30 Teams in 30 Days: Challenges begin in Brooklyn

The Nets used the offseason to plunge head-on into retooling

Shaun Powell

Shaun Powell

Since the Cavaliers won their first NBA title back on June 19, NBA teams have undergone a number of changes over the long summer offseason. NBA.com’s Shaun Powell will evaluate the state of each franchise — from the team with the worst regular-season record in 2015-16 to the team with the best regular-season record — during the month of September as we look at 30 Teams in 30 Days. | Complete schedule

Today’s team: Brooklyn Nets

2015-16 record: 21-61

Who’s gone: F Thaddeus Young, G Jarrett Jack, G Wayne Ellington, F/C Willie Reed

Who’s new: G Isaiah Whitehead (via Draft); F Anthony Bennett, F Trevor Booker, G Randy Foye, C Justin Hamilton, G Jeremy Lin, F Luis Scola, G Greivis Vasquez (via free agency); G Caris LeVert

The lowdown: After winning 49 and then 44 games following their move to Brooklyn, the Nets crashed the last two seasons, bottoming out at 21 wins in 2015-16.

Strap in, this will take a while. The Nets are embarking on a somewhat lengthy and potentially painful process of rebuilding with few assets at their disposal. That’s like building a house with a shortage of studs. And speaking of which, the Nets don’t have any, if you haven’t noticed. Unless you count Brook Lopez.

It’s very possible the Nets are in worse shape than any other NBA franchise. They lack a true franchise player, they aren’t carrying any young talent with huge upside, their amount of trade material is thin and they don’t own their No. 1 pick outright until 2019. Yet this is the punishment for the mistakes of ownership and management, for mortgaging the future in exchange for putting a winning product in Brooklyn.

That strategy was unnecessary. The move from New Jersey to Brooklyn, where there are enough well-heeled residents to afford the ticket prices, had a built-in honeymoon period. The Nets could have used this time to sell the arrival of basketball, instead of winning, while stockpiling high draft picks and clearing salary cap space. Instead, they chose to rush and build a team around former All-Star Deron Williams (who was starting to fade) and boom, this is where they’ve crashed landed.

The unenviable task of creating a battleship from scrap metal belongs to new GM Sean Marks (who comes from the San Antonio Spurs factory) and new coach Kenny Atkinson (a highly-regarded former Atlanta Hawks assistant coach and a Huntington, New York native). The duo is young and energetic and bold, but not miracle workers.

Marks had an interesting first summer in town. He flipped one of the few assets on the roster, Young, for a first-round pick from Indiana. Remember, in their haste to be a big player in town, the Nets lost their pick to the Celtics in theKevin Garnett and Paul Pierce trade of 2013. Boston can also swap first-rounders with Brooklyn next season and own the Nets’ 2018 pick outright.

So Marks wanted an infusion of youth and used the Pacers’ pick on LeVert, the No. 20 overall pick in the 2016 draft. He’s a shooting guard who can get rotation minutes as a rookie and playing time is up for grabs with all of the impact veterans gone. The Nets have cleansed themselves of all reminders of a grand plan gone bad, with the exception of Lopez, who is still a very functional player.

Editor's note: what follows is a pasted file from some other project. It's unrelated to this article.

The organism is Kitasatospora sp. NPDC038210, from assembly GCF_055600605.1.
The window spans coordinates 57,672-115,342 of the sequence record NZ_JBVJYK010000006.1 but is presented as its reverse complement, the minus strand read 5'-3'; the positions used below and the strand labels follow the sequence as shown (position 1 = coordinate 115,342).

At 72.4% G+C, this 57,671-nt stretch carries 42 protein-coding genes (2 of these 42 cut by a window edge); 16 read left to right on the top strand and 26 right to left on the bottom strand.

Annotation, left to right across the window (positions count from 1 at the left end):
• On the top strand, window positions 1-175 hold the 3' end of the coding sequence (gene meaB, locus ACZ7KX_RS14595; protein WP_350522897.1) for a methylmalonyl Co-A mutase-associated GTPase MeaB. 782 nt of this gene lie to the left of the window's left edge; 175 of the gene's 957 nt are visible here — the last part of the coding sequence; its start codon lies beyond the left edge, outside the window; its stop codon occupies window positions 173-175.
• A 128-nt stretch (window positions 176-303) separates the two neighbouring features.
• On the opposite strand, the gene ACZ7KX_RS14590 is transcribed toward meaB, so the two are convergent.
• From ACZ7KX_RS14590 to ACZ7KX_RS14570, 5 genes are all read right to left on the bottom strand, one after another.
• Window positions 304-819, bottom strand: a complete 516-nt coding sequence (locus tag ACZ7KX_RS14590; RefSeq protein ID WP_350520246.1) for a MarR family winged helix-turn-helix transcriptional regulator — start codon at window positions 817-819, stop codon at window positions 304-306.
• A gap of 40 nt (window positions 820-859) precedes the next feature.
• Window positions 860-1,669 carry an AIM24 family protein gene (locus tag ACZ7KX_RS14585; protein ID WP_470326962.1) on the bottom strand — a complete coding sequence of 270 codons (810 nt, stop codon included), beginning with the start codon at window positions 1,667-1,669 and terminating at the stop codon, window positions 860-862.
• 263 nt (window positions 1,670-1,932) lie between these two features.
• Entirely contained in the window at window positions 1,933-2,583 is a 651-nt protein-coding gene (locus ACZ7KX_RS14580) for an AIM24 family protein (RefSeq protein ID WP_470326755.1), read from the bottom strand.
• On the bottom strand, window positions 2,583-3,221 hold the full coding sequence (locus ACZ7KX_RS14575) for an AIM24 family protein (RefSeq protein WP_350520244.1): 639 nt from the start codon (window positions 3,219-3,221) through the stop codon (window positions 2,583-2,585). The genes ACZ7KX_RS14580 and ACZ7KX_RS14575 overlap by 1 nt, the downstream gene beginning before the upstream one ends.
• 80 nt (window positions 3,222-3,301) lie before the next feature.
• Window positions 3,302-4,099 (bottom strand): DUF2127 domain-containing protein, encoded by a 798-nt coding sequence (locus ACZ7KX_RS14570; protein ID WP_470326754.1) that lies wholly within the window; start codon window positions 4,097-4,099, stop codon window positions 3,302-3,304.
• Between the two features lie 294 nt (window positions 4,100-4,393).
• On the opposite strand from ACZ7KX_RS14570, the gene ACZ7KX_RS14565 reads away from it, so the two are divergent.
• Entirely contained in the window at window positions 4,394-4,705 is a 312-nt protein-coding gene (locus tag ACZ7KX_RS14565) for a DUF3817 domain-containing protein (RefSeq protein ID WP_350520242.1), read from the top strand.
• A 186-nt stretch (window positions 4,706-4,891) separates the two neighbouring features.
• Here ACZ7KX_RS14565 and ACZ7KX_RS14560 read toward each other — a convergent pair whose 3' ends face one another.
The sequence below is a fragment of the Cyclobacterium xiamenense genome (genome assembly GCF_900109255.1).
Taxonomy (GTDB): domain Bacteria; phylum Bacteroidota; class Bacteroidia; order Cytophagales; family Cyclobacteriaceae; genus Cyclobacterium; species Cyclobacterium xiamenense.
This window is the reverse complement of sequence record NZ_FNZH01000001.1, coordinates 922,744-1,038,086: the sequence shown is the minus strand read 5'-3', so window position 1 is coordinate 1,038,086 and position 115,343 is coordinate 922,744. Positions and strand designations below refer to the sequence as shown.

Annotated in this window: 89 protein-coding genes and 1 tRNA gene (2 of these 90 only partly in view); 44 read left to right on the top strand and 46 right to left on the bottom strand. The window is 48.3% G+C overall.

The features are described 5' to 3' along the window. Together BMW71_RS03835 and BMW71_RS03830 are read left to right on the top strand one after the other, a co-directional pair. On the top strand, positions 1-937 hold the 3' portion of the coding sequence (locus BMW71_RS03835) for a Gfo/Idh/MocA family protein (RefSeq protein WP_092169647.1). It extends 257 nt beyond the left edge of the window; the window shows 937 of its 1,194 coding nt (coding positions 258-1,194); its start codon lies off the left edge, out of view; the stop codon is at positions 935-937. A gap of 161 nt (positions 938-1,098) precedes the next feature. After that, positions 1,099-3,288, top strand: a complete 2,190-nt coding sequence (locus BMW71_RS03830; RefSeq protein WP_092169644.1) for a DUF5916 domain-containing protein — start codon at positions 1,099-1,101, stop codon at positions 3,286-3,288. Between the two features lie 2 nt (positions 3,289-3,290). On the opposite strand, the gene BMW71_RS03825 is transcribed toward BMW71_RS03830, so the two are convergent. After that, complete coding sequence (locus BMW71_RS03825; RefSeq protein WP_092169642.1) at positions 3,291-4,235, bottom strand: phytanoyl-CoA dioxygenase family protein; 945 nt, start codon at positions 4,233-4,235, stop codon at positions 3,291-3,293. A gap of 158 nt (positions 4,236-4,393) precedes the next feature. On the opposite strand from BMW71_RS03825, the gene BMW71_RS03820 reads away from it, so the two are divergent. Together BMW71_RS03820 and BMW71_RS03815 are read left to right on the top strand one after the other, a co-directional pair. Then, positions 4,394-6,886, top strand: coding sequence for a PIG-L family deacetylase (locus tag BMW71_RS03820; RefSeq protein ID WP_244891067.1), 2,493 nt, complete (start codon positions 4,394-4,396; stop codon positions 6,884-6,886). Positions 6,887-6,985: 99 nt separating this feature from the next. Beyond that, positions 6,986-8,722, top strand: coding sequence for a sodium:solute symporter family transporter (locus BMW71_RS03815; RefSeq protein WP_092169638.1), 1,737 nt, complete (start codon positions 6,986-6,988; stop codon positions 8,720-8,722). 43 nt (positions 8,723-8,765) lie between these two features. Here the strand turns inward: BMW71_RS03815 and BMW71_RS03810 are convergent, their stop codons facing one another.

But then Marks threw a combined $125 million at Tyler Johnson and Allen Crabbe, two free agents who haven’t proven themselves as solid players. The ploy backfired when the Miami Heat and Portland Trail Blazers, respectively, matched the offers anyway. Either Marks was being borderline reckless with the Nets’ ample cash, or bold. Maybe a bit of both.

He did manage to get Lin for a reasonable price, and the one-time New York Knicks cult hero returns, albeit with a little less shine. Lin isn’t the talent who took the city and the Knicks by storm a few years ago. Since then, he has fallen into a backup-level point guard who occasionally delivers starter-like flashes. Lin is a smart buy, an energetic overachiever who is beloved by fans and will undoubtedly bring some buzz to an arena that needs it.

Other than Lin, the Nets also grabbed Trevor Booker and Anthony Bennett from the discount bin. Booker is a rugged forward who brings toughness and leadership, while Bennett is a former No. 1 overall pick turned bust who, if nothing else, will get the chance to salvage his career. It’s not like he’ll face plenty of challenges for minutes.

But that’s the advantage Marks holds. Since everyone knows the Nets will struggle initially, he can take chances and rummage through dozens of long-shot players, hoping for a diamond in the rough to help inflate the number of team assets. With the draft being out of the question for another two years, Marks must be creative in the hunt for talent.

What he didn’t do was trade Lopez, one of the better scoring centers (20.6 points) who could help a number of teams. And Lopez will remain in Brooklyn unless and until Marks is blown away by an offer.

Maybe the Celtics can send back those remaining Brooklyn draft picks?

Coming Next: Phoenix Suns

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Veteran NBA writer Shaun Powell has worked for newspapers and other publications for more than 25 years. You can e-mail him here or follow him onTwitter.

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